Silicon goes 3D
San Francisco (CA) - The reorganization of business units at Intel also affected traditions at IDF: For the first time in several years, it was not the former CTO Pat Gelsinger who presented the outlook. Justin Rattner, former director of the firm's microprocessor development and newly appointed head of the corporate technology group informed us about tech that is cooking in Intel's labs.
A keynote at IDF certainly meant for Justin Rattner and Intel breaking with traditions. For once, despite he is widely believed to be one of Intel's smartest and the brain behind major Intel processors of the past two decades, Rattner is of rather quiet nature and typically remained in the background of major events. At most, we heard his speeches at smaller conferences such as the Microprocessor Forum. On the other side, the keynote marked a departure of Pat Gelsinger from a habit he had been doing for quite some time. But Gelsinger took seat in the first row of the keynote room to have a good look at how Rattner managed to give his first industry outlook speech at IDF.
So, how did Justin Rattner? He did well. Following the theme of the previous keynotes, he built on the platform topic, explaining which new applications could be enabled through which new technologies Intel has on its roadmap within the next ten years or so. He described how researchers at Intel are studying the types of tasks people will want their electronics products to do, then using that knowledge to drive hardware and software technology development that are believed to serve as the foundation for more intelligent future platforms.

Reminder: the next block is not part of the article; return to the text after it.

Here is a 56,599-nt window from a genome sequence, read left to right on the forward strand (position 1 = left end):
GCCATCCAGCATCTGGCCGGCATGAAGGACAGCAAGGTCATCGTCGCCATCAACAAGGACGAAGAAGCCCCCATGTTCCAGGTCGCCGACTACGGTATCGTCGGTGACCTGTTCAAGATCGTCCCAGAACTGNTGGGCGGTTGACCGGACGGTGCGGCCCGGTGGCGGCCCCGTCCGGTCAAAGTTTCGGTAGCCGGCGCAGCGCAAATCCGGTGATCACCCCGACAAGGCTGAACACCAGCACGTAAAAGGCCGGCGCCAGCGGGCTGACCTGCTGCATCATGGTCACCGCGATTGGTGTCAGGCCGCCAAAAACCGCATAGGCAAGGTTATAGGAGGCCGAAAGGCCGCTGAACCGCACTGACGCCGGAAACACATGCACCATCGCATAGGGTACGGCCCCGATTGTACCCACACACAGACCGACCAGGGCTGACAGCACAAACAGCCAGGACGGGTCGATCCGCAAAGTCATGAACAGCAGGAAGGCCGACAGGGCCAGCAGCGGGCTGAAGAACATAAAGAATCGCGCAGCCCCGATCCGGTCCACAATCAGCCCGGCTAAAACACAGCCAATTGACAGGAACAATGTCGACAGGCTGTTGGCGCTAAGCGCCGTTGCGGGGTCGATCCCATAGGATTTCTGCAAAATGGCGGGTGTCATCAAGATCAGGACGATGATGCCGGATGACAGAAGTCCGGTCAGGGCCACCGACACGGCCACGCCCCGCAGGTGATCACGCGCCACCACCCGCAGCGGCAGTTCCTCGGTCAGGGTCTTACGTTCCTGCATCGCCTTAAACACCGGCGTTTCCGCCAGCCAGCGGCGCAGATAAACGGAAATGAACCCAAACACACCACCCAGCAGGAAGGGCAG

"Imagine a phone that can translate languages in real time so you can talk to people in other countries more easily, or finding a photo of your children playing with a pet from among the thousands of photos you have stored in multiple computers in your house," said Rattner. "These tasks might seem simple, but they require levels of performance, sophistication and intelligence in both hardware and software that don't exist today. To deliver these capabilities in products that are easy to use and attractive to many people requires that we, as an industry, rethink our approach to platform development."
One of the hardware technlogies to be a vehicle to deliver performance increase is a similar technology that Infineon uses in its recently announced dual-die DDR2 memory modules. When more and more transistors require more and more area space on a package and scaling of the production process is not enough anymore, the industry might switch to an approach which is referred to as "die-stacking". Multiple dies will be attached on top of eachother, growing the chip's height and taking advantage the 3D real estate available in a system. According to Rattner, silicon could also be massproduced in a "wafer-stacking" process down the road.
The company also is working on improving codecs across a wide range of application types. Rattner demonstrated the results of in-house research that allows üp-converting"images or video from a low to a high-quality. For example, a DVD video source could be upsampled to HD resolution - or a low-resolution web-video could be brought up to DVD quality. Users however should not expect this technology to be available anytime soon, due to its enormous performance requirements. According to Rattner, video upsampling calls for 100 times the processor performance available in a system today. Intel believes that processor aperformance will increase "only" by the factor 10 until 2008.